Paid sick leave may be next big cause
National movement gets lift after San Francisco passes ordinance mandating leave to all workers.
NEW YORK (CNNMoney.com) -- A national movement to mandate paid sick leave for all workers has gotten a lift from a proposition passed by San Francisco voters this month.
Under Proposition F, all businesses with 10 or fewer workers must provide up to 40 hours of paid sick leave a year to employees, while larger companies must guarantee up to 72 hours.
Workers get one hour of sick leave for 30 hours worked, beginning 90 days after the employee starts at the company. The hours will carry over year to year, but never exceed the cap.
Unlike some plans in force, employers won't pay out for unused time off when a worker leaves the company.
Proposition F, which passed with just over 60 percent of the vote in San Francisco, makes it legal for workers to take the leave not just for themselves but to care for any child, parent, spouse, domestic partner or other designated relative.
Employers that already provide paid sick leave at the levels outlined in the ordinance are exempted.
The umbrella organization that pushed for Proposition F, the Coalition for Paid Sick Days, counts among its members Young Workers United, a youth immigrant worker advocacy organization; Parents Voice, which supports affordable child care; the Chinese Progressive Association, and the Service Employees International Union.
Sara Flocks, an organizer from Young Workers United, says there are state and city efforts to enact similar legislation in Maine, Massachusetts, Wisconsin. Vermont, Washington DC and other places.
Flocks says Proposition F represents using "policy to increase the most basic rights laborers have," noting the idea for paid sick days came from polling restaurant and retail workers after a successful minimum wage campaign in San Francisco in 2002.
"There's very much a correlation between the two," she said. The local measure mimics the strategy used by the raise-the-minimum-wage campaigns that first targeted the wages of specific industries in specific cities.
Raise-the-minimum-wage campaigns proved to be the first wave of a movement that eventually caught on at the state level in the late 1990s, and resulted in Ohio, Arizona, Missouri, Nevada, Montana, and Colorado passing minimum wage hikes in the 2006 midterm election.
A total of 29 states currently have a minimum wage higher than the federal level. After winning control of the House and the Senate for the first time in 12 years, the Democrats are expected to pass a minimum wage bill when the new Congress convenes in January
Among the opponents to paid leave are groups representing small business.
"For the most part, politicians and the public will view this as too interventionist and an unnecessary burden on small business," said Karen Kerrigan, President & CEO of the Small Business & Entrepreneurship Council.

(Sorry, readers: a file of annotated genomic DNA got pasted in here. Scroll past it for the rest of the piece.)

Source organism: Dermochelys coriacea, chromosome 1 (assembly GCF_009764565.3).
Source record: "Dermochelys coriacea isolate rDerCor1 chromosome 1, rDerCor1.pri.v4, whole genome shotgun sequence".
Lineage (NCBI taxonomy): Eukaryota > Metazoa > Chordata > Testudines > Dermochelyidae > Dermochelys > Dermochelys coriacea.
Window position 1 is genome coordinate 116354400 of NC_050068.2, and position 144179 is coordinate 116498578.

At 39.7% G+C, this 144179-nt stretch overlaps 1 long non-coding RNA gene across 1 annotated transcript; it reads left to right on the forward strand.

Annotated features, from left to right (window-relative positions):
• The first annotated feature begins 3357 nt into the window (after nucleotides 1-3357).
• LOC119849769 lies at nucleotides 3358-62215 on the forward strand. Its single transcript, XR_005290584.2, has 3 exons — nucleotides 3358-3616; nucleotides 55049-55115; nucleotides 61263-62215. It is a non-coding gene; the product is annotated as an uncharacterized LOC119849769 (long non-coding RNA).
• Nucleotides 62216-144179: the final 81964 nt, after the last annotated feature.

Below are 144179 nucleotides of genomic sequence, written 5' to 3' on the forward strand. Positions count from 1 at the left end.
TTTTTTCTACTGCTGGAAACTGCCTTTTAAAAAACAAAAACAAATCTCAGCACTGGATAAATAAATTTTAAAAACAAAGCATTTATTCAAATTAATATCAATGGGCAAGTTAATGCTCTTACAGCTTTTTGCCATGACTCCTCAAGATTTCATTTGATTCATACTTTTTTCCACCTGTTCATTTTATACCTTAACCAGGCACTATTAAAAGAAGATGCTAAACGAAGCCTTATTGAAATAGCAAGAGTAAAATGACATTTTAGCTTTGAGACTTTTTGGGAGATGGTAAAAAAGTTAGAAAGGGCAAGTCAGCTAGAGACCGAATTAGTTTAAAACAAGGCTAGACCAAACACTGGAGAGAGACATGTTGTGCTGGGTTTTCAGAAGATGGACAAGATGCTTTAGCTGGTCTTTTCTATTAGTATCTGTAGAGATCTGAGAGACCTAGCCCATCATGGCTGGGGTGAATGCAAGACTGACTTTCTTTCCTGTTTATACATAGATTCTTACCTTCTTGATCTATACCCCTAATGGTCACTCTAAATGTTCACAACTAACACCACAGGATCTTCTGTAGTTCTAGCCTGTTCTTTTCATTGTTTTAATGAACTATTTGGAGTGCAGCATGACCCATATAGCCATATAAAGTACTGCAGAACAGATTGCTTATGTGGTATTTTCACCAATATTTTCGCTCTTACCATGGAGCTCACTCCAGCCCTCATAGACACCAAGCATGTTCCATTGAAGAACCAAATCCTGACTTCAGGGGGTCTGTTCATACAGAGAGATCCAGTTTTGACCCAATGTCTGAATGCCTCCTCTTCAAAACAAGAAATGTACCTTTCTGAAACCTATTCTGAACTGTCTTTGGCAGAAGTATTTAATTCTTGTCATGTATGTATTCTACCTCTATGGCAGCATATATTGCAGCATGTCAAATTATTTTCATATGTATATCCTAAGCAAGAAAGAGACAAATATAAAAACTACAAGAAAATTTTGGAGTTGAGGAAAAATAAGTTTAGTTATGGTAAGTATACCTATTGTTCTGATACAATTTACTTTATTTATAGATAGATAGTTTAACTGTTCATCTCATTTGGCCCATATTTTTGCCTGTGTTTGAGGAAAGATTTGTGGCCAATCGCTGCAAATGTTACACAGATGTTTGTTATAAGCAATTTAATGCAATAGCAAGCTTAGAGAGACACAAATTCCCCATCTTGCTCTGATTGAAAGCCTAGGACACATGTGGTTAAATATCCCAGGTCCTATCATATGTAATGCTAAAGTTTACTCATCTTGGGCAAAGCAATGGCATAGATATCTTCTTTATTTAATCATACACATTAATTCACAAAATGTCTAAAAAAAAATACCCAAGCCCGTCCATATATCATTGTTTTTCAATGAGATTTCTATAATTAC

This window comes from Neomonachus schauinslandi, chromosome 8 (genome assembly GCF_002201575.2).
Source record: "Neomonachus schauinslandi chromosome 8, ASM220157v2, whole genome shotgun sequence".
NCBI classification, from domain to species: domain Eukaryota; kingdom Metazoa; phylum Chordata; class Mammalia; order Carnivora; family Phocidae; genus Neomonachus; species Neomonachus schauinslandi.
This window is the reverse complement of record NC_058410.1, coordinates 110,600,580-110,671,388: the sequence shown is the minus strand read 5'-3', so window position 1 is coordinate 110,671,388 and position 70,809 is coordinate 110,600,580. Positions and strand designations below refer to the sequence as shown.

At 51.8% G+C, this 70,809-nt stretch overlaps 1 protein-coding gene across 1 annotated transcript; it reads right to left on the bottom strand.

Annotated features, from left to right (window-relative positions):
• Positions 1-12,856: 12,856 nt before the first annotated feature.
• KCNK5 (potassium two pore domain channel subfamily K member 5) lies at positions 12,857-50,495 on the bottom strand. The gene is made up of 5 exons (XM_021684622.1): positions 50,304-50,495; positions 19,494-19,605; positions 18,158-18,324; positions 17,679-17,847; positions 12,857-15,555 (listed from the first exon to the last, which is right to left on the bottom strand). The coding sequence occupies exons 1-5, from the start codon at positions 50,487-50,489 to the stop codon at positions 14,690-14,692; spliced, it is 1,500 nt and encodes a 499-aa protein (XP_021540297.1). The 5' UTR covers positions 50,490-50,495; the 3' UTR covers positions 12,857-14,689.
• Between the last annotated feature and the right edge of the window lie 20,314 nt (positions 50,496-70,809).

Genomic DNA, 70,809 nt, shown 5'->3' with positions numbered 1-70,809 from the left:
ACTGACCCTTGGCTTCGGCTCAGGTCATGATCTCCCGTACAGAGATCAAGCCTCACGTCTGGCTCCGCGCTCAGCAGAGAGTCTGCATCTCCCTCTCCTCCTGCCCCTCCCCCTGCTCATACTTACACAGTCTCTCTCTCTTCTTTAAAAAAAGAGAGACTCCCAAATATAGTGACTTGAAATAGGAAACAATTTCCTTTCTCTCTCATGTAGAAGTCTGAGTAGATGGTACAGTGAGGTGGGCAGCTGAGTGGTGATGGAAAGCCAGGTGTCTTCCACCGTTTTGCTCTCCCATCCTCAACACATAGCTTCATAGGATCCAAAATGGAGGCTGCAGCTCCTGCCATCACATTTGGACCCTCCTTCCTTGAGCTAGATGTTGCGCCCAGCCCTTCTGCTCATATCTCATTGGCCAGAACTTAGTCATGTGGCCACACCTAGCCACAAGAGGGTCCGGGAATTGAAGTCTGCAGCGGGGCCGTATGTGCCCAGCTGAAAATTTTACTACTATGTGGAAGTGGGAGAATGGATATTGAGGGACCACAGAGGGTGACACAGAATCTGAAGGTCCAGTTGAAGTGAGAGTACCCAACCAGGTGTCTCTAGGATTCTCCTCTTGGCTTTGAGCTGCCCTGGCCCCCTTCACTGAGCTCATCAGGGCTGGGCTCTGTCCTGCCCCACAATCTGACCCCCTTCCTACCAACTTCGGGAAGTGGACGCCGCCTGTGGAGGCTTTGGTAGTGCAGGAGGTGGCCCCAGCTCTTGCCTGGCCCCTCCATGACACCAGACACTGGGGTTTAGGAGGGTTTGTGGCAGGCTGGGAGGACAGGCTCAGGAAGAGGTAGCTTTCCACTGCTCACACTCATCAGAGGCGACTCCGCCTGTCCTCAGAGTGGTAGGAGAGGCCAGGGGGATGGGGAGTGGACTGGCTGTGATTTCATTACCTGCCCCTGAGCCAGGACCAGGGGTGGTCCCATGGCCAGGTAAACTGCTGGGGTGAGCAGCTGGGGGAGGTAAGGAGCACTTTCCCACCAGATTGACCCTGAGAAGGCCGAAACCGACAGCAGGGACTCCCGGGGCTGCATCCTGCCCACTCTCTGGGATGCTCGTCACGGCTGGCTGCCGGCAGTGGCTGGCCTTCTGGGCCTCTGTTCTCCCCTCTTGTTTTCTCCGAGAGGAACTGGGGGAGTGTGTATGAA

With the Democratic takeover of Congress, it may not take a grassroots move to make paid sick days mandatory.
Sen. Edward Kennedy, D-Mass., and Rep. Rosa DeLauro, D-Conn., introduced the Healthy Families Act in 2005 to create legislation at the federal level to do what Proposition F will do in San Francisco.
The Healthy Families Act will "guarantee working Americans seven paid sick days to care for their own and their families' medical needs," according to a release from the senator's office.
Kennedy has listed the Healthy Families Act as a legislative priority for Congress in 2007. A spokeswoman at DeLauro's offices says the congresswoman plans to do the same.
Health care watchers say the ordinance is about issues bigger than just paid-leave.
"San Francisco is saying they don't want to sanction business models that can only survive with no paid sick leave," said Len Nichols, director of the health policy program at the non-partisan New America Foundation.
"This raises larger questions about what society can and cannot do to guarantee a decent standard of living to all workers, and those are important questions to raise at all levels of government these days."
Opponents of the paid-leave ordinance are not sure the legislative approach - be it local, state or federal - will catch on.
"Mandates at the local and state level always have the potential to build momentum for action at the federal level," Kerrigan said.
But she pointed out, "San Francisco has laws and mandates that simply wouldn't cut it anywhere else. While other liberal cities, or states for that matter, may think this mandate is a great model, most will not view it that way."